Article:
CLARKONOMICS: How are you feeling about the country right now and the economy? It really depends on who you are.
I recently saw a big headline from The New York Post blaring “Shoppers holiday humbug!” The article detailed a new study from Discover Card. Discover routinely tracks consumer sentiments and their newest monthly report shows sentiments are at the lowest point they’ve been over the last 12 months. More than half of respondents in the 8,200-person study say they will go out to dinner less in 2011. Roughly half plan to spend less on their homes, vacations and other purchases. One in 4 of respondents said their finances are “poor,” and only 1 in 4 said the economy was improving.
At the same time, other surveys and statistics show different results. For example, auto sales for 2010 were up 10% vs. 2009. The number of people applying for unemployment has dropped 4 months running. And high-end retailers are reporting huge sales increases.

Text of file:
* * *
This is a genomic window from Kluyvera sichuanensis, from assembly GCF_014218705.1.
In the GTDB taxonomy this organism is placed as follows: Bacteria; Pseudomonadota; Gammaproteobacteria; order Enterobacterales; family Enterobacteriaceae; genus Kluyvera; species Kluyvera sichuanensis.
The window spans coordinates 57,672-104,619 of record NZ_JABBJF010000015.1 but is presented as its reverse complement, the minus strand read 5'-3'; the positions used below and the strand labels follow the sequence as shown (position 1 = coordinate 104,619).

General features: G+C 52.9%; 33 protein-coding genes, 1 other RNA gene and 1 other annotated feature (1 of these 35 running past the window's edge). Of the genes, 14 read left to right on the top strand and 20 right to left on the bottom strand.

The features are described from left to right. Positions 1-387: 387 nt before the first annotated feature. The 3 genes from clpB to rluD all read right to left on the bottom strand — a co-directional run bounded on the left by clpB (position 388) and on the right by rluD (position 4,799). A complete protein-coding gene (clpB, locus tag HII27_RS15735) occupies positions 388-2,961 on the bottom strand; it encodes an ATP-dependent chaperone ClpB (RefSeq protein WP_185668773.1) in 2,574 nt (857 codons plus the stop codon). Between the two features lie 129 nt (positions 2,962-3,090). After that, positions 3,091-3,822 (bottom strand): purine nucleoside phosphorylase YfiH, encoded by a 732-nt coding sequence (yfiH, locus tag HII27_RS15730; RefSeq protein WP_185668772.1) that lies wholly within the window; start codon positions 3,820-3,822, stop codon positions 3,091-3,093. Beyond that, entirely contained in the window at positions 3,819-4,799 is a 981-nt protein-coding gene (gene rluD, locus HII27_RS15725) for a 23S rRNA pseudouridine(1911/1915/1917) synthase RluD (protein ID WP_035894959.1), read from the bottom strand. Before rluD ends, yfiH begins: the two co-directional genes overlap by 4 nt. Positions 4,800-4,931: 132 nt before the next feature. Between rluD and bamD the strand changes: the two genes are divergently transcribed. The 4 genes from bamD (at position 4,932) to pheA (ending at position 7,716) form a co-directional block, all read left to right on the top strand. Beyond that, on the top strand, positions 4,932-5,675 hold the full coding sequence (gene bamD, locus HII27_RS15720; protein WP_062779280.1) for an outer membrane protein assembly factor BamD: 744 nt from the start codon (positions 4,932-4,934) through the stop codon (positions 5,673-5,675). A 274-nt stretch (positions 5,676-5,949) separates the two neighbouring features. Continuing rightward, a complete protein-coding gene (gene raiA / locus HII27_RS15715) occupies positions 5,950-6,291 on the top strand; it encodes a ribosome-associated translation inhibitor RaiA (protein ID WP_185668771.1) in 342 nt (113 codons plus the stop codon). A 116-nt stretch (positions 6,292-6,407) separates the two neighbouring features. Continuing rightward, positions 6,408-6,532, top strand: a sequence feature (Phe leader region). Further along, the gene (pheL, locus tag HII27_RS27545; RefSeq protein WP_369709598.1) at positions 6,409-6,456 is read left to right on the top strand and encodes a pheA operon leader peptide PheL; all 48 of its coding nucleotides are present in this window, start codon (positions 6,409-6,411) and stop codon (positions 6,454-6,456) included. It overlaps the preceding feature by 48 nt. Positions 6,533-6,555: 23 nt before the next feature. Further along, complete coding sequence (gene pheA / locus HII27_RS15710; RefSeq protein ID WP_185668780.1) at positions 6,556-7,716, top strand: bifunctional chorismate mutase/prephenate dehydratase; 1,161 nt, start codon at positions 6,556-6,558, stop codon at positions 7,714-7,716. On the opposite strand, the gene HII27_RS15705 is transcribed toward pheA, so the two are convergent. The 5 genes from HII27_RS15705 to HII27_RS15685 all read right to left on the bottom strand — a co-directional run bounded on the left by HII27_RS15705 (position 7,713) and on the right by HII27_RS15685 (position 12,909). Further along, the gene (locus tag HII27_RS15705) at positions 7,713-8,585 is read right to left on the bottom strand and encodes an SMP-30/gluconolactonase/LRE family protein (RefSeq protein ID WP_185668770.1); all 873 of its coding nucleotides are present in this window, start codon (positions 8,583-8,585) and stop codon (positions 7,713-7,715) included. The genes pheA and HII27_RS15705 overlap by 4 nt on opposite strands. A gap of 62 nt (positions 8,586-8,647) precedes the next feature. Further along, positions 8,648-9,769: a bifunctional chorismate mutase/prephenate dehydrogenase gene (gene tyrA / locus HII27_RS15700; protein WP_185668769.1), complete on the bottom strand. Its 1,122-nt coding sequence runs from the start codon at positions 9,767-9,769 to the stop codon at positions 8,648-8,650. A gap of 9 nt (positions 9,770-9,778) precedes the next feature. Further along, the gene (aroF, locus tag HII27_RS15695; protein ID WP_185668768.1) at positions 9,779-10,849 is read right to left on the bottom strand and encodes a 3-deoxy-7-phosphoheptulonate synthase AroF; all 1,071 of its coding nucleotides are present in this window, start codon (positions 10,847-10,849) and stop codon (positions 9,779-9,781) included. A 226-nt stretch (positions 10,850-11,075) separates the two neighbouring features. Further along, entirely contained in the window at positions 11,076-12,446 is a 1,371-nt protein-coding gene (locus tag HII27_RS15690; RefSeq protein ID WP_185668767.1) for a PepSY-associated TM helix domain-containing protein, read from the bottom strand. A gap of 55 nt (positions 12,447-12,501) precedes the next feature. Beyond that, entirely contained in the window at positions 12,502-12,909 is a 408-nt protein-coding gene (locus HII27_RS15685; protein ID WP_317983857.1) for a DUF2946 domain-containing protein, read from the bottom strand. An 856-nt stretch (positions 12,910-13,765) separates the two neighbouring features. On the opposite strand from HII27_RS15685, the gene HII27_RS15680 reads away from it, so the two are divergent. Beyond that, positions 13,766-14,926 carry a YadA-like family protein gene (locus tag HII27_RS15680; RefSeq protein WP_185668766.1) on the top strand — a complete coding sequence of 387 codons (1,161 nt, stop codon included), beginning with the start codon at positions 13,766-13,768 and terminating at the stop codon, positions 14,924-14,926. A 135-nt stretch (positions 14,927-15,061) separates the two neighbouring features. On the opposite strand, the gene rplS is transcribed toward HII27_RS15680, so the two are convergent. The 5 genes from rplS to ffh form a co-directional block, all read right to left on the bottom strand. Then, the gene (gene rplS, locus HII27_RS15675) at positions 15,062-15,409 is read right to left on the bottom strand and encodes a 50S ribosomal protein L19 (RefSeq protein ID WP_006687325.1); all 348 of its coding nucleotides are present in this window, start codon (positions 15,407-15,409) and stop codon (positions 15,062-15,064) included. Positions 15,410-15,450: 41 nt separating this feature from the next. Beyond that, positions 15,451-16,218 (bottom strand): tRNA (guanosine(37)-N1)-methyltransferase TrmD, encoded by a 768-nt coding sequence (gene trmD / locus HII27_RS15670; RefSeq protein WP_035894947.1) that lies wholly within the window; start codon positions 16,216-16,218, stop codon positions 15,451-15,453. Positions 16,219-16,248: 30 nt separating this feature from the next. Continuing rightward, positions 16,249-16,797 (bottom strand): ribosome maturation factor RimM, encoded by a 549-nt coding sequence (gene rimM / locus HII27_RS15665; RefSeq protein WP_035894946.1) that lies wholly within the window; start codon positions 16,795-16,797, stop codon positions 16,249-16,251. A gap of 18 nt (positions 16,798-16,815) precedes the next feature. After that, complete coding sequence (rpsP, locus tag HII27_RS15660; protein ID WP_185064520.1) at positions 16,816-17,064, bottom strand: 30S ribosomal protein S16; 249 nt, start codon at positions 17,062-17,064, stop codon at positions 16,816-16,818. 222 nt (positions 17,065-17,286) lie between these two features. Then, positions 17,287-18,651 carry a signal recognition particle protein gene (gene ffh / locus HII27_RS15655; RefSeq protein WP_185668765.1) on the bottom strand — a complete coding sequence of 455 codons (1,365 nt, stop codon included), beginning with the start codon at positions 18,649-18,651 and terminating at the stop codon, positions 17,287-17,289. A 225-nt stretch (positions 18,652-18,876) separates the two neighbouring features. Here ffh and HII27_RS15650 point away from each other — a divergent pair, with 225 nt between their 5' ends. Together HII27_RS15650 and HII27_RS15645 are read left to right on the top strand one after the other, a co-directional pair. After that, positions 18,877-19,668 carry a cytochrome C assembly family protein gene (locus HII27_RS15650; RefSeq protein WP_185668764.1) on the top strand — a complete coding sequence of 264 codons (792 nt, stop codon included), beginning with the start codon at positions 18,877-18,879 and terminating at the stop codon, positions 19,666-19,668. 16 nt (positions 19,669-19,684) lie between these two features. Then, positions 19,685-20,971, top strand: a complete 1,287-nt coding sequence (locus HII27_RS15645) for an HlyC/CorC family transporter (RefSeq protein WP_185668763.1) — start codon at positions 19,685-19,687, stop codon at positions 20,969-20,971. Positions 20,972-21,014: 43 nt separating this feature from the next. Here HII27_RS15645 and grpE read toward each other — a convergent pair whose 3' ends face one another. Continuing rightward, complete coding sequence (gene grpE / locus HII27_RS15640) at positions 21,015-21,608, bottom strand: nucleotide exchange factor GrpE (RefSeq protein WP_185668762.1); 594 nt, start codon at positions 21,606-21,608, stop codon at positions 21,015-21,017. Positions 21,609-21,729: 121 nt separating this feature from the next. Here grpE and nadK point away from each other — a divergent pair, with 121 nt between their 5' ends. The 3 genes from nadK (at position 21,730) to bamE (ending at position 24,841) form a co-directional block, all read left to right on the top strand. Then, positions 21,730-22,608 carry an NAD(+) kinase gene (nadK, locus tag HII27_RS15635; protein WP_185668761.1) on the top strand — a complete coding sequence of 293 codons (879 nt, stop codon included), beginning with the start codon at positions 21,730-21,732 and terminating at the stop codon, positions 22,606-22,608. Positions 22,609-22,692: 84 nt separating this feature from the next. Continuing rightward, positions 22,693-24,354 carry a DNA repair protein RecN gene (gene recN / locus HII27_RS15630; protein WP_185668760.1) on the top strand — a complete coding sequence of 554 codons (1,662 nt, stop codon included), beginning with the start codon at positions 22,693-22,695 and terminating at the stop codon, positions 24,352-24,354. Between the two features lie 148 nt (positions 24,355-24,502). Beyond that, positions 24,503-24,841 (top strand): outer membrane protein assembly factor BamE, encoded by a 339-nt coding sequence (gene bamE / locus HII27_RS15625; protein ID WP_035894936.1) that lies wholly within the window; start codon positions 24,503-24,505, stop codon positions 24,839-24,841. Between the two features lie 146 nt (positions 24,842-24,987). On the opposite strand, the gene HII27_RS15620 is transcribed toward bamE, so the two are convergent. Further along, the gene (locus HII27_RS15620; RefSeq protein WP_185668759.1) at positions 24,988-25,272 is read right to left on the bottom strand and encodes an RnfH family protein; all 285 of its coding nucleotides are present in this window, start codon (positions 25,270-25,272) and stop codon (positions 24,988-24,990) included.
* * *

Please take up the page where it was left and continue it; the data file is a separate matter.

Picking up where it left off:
So how do you square all this conflicting info? I see 2 big explanations and a third possibility.
First, many people over the last few years have reduced their debt by meaningful amounts. They’ve also benefitted from lower interest rates on their debts. So their obligations are smaller and there’s more breathing room financially after the bills are paid.
Second, people who earlier were afraid of losing their jobs are now feeling more secure. Things have stabilized at many employers. That’s given people the license to feel that they can open their wallets again.
There’s also another factor here. People who are at the higher end of the income scale often make their purchasing decisions based on how well the stock market is doing. They get a lot of their wealth from stocks and there’s been a big run-up in the stock market over the last couple of years. So that’s why I believe the high-end retailers are doing so well.
I am an incurable optimist; that’s just who I am. So I look at all this info and still believe we are in recovery mode in the United States. Yet I also know employment will be slow to come back, primarily because we entered the recession with high levels of debt as individuals and the work’s not done yet on that score.